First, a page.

To me, the frenzied aspects of the Beast are as much a factor of its interaction with humanity as it is something inherent. In other words, if you totally embraced the Beast you'd be fine.... er, well, in "frenzy" all the time, but riding the wave and capable of mentally guiding things all right in your zero Humanity state. More or less. Its the fact that vamps struggle and wreck what should be a perfectly good gift that's so annoying to the Strix. That and how things have not worked out the way they intended.

          --Khanwulf

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          • #65
            Originally posted by Khanwulf View Post
            Thus, the Strix were people, of a sort; they just never were human, don't have the same perspectives, and are totally broken.
            I love this so much. We could have had lives and bodies and you (PCs) ruined it for all of us.


            Originally posted by Khanwulf View Post
            To me, the frenzied aspects of the Beast are as much a factor of its interaction with humanity as it is something inherent. In other words, if you totally embraced the Beast you'd be fine.... er, well, in "frenzy" all the time, but riding the wave and capable of mentally guiding things all right in your zero Humanity state.
            --Khanwulf
            That's interesting. Would you run a "Careful Predator" (or whatever it's called) as just a Draugr with high willpower?
            Last edited by DubiousRuffian; 02-26-2019, 12:08 PM.

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            • #66
              Originally posted by Khanwulf View Post
              I'm toying with my own ideas for the strix, and may or may not implement them. A few setup points, some of which I'm working toward in play:

              1. I'm doing weird time-jumps based on an (unwritten, NPC) ritual that flings the mind and soul shaman-style backwards in time, using blood from a person of that period as the homing beacon.
              2. Lilith is literally a queen from alien Carcosa, prior to its fall to the King.
              3. Lilith's people died thanks to the King in Yellow in an incident that brought her to Earth. (Thanks, PCs!)
              4. Lilith is furiously devoted to being free of constraints and able to do whatever the F' she wants, whenever.
              5. She's also a queen, and attempts through mass human sacrifice (in ancient, Pangaean times) to pull "her" alien people through to inhabit [part of, at first] the Earth. It fails, partly, (thanks PCs!) and the spirits of "her people" end up in the shadowed underworld, taking on it's characteristics and becoming the Strix.

              Thus, the Strix were people, of a sort; they just never were human, don't have the same perspectives, and are totally broken.

              To me, the frenzied aspects of the Beast are as much a factor of its interaction with humanity as it is something inherent. In other words, if you totally embraced the Beast you'd be fine.... er, well, in "frenzy" all the time, but riding the wave and capable of mentally guiding things all right in your zero Humanity state. More or less. Its the fact that vamps struggle and wreck what should be a perfectly good gift that's so annoying to the Strix. That and how things have not worked out the way they intended.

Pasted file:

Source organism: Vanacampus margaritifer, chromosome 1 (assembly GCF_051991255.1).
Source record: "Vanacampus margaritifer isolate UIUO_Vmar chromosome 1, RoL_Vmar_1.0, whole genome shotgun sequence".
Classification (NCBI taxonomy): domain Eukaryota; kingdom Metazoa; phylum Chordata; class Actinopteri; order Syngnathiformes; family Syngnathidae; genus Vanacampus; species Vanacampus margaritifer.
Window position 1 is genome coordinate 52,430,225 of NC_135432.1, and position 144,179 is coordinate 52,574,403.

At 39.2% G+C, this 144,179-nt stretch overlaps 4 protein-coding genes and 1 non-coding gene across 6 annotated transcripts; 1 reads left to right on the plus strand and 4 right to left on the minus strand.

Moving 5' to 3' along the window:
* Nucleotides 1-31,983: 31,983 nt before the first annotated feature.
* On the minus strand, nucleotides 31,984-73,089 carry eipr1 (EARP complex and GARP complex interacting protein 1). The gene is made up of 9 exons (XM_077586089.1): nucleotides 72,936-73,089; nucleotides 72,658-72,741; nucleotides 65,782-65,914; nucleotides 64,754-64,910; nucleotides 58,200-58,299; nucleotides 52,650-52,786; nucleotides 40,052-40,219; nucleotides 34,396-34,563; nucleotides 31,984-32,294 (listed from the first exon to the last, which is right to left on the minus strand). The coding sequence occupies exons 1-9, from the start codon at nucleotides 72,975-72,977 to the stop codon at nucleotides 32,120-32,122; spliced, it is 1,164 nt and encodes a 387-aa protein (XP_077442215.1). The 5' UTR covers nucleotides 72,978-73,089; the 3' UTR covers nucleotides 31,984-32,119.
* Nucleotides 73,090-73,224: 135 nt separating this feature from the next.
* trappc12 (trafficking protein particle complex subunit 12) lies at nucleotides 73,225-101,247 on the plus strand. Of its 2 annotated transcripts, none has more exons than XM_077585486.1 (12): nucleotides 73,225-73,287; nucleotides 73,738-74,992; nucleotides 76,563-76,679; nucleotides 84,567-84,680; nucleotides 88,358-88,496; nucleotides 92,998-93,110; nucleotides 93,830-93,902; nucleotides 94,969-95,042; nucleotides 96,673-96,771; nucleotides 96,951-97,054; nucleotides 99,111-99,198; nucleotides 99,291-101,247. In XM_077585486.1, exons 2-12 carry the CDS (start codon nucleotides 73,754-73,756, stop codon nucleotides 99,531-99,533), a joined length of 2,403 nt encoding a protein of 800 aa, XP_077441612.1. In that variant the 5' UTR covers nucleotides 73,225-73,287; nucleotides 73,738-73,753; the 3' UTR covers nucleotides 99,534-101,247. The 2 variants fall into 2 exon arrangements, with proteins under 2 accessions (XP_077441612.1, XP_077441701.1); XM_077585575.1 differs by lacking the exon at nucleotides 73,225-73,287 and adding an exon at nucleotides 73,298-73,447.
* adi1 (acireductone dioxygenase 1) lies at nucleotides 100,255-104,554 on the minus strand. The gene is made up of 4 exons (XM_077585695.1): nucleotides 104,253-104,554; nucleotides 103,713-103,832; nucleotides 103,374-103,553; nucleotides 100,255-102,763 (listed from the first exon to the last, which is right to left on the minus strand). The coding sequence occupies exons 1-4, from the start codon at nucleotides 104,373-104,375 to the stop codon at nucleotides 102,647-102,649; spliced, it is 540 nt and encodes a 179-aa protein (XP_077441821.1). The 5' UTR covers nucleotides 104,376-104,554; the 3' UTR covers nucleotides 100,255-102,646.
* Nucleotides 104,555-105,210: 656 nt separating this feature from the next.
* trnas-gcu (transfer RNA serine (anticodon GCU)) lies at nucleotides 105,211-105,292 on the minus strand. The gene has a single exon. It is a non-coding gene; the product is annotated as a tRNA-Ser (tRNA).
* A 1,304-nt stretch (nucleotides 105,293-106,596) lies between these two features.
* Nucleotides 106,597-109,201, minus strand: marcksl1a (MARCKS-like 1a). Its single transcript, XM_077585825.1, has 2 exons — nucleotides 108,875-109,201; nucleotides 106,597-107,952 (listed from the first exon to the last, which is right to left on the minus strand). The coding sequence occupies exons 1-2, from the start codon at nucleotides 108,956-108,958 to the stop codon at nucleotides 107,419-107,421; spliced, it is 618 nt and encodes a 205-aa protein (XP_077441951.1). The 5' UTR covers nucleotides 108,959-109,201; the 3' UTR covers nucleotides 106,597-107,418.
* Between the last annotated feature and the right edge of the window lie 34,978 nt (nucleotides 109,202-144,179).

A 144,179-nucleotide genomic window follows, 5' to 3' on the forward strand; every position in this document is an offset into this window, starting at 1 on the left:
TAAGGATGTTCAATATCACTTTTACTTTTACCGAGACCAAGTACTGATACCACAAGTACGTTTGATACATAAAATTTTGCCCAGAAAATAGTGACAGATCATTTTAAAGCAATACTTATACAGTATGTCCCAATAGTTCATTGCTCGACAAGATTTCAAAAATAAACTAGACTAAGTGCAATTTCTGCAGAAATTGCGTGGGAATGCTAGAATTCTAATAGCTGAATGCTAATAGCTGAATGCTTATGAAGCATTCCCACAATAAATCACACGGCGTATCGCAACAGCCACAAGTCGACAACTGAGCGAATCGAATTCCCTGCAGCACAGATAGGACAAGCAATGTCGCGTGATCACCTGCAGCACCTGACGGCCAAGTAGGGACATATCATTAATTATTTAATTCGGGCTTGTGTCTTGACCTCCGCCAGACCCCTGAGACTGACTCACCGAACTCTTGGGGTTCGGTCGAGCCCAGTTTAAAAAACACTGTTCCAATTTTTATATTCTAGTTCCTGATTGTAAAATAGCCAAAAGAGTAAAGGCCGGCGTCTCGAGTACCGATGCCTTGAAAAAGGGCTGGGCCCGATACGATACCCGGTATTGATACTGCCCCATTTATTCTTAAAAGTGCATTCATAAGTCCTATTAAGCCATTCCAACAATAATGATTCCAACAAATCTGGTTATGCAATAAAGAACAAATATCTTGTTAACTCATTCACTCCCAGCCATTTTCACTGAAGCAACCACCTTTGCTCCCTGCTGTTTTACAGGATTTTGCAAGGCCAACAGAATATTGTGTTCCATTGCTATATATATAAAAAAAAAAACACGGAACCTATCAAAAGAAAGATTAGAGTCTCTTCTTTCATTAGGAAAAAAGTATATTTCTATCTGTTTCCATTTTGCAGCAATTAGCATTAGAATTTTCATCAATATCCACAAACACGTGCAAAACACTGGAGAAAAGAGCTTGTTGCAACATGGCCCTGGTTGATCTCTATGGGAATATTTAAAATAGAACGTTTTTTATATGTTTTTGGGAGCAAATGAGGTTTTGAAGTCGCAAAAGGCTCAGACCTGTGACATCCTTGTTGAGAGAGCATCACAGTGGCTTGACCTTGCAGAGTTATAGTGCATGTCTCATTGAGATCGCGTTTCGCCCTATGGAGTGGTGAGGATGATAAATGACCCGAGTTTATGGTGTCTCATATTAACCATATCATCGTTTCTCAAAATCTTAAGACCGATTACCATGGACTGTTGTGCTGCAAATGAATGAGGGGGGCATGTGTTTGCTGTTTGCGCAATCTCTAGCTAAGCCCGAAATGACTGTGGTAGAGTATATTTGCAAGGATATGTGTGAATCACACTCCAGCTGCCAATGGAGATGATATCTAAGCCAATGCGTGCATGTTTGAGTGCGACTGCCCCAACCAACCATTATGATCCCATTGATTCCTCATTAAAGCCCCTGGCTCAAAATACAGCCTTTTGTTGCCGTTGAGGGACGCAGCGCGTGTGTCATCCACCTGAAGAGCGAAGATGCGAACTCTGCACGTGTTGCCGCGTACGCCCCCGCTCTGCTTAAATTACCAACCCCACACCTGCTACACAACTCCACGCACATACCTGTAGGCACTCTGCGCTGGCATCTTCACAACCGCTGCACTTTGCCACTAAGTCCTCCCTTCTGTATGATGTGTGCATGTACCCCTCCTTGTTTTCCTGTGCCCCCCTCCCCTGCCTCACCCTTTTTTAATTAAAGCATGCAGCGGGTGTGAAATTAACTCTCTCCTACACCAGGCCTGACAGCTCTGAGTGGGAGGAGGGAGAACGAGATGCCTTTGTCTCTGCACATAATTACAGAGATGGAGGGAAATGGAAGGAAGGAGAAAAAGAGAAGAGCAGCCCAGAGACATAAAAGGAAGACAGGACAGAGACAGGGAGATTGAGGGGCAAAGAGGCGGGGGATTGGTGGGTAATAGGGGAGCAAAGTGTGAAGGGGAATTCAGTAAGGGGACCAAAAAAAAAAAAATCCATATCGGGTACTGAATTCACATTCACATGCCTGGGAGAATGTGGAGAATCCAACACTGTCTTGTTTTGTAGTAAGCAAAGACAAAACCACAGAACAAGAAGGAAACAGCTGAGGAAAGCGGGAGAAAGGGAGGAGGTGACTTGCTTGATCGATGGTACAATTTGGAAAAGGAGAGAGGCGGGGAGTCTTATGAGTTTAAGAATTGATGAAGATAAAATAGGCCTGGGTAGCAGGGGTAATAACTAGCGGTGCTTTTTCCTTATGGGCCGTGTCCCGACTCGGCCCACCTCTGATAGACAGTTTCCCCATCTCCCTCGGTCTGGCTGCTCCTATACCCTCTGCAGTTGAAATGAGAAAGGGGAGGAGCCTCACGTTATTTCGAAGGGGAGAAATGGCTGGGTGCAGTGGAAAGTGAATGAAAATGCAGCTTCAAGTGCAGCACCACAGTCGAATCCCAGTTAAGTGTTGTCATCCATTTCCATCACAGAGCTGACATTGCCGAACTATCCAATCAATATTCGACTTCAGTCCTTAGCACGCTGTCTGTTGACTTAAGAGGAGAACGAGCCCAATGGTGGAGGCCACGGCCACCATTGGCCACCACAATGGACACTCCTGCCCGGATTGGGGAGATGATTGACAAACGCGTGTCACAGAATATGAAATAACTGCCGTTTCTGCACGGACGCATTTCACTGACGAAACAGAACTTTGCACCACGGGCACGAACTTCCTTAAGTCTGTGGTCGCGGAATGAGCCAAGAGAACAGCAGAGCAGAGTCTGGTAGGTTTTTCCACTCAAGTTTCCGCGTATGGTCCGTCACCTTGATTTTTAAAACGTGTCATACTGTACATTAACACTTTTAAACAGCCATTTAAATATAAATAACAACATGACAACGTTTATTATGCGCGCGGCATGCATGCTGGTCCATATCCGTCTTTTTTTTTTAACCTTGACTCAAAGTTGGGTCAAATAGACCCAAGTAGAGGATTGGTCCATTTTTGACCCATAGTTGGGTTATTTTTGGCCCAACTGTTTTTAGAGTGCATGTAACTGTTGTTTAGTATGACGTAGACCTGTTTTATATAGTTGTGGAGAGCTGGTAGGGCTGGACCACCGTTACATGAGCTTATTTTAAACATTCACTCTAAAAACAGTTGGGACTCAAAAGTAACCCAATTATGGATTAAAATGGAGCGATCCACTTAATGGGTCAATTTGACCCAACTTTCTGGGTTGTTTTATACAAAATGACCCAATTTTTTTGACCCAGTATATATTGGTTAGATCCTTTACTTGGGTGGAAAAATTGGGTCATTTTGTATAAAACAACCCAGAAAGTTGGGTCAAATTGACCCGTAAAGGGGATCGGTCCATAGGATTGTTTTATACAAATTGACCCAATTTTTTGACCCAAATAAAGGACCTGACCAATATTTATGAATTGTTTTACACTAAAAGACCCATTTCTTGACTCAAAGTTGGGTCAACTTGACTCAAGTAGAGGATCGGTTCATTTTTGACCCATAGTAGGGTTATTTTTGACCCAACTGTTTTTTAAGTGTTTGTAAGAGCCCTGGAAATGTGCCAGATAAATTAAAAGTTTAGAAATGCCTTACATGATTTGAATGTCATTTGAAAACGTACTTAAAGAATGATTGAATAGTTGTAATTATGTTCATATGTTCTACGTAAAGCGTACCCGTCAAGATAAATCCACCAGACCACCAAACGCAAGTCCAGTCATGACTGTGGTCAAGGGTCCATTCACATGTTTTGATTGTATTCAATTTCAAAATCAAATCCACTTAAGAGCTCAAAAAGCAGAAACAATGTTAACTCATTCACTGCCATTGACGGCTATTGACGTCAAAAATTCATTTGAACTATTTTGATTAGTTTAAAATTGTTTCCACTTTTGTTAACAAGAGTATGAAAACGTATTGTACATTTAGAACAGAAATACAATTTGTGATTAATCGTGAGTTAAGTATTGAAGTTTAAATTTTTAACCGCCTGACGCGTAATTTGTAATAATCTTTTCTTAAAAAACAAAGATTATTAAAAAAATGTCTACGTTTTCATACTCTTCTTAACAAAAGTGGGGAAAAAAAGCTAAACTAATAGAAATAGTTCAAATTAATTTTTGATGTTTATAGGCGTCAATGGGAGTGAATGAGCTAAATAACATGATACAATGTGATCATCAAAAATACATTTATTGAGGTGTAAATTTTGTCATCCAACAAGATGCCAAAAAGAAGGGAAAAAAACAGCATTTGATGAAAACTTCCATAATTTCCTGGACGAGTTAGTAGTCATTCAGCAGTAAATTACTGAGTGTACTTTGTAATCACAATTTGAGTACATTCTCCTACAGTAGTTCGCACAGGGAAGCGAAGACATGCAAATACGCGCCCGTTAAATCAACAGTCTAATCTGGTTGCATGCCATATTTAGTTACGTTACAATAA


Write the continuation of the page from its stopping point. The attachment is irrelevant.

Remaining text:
--Khanwulf

              I like it.

              In my game, I decided that in ancient times, 13 extremely powerful Strix were worshipped as deities by various death cultists at various points in time. These Strix seemed to believe that the faith of these cultists is what spawned them in the first place, and it's their fault that they are trapped in our world now. Is that true though? Who knows. There is no evidence left that these 13 deities were ever Strix, other than the fact that one tablet that depicts and names all 13 deities. It depicts 13 humanoids with wings and beaks. These 13 deities are named: Akhuth, D'vah, Gangir, Greh'tir, Iulus, Lilitu, M'khalith, M'keth, Nos'frath, Pjav'kh, Tzimiskh, Utuk'kh, Xot'lth.
              They are no longer around. Even if you'd ask the Strix about them, they'll either say they never heard of them, or that they disappeared after giving birth. A Strix giving birth... what does that mean?

              Comment


              • #67
                Originally posted by DubiousRuffian View Post

                I love this so much. We could have had lives and bodies and you (PCs) ruined it for all of us.
                Ayup. The PCs would like to have ordinary "lives". The players and I both work very hard against that, by mutual agreement. The PCs think they're working to stop a future apocalypse. In the meantime they'll be oh so responsible for what's wrong with the world. Vampires ruin everything.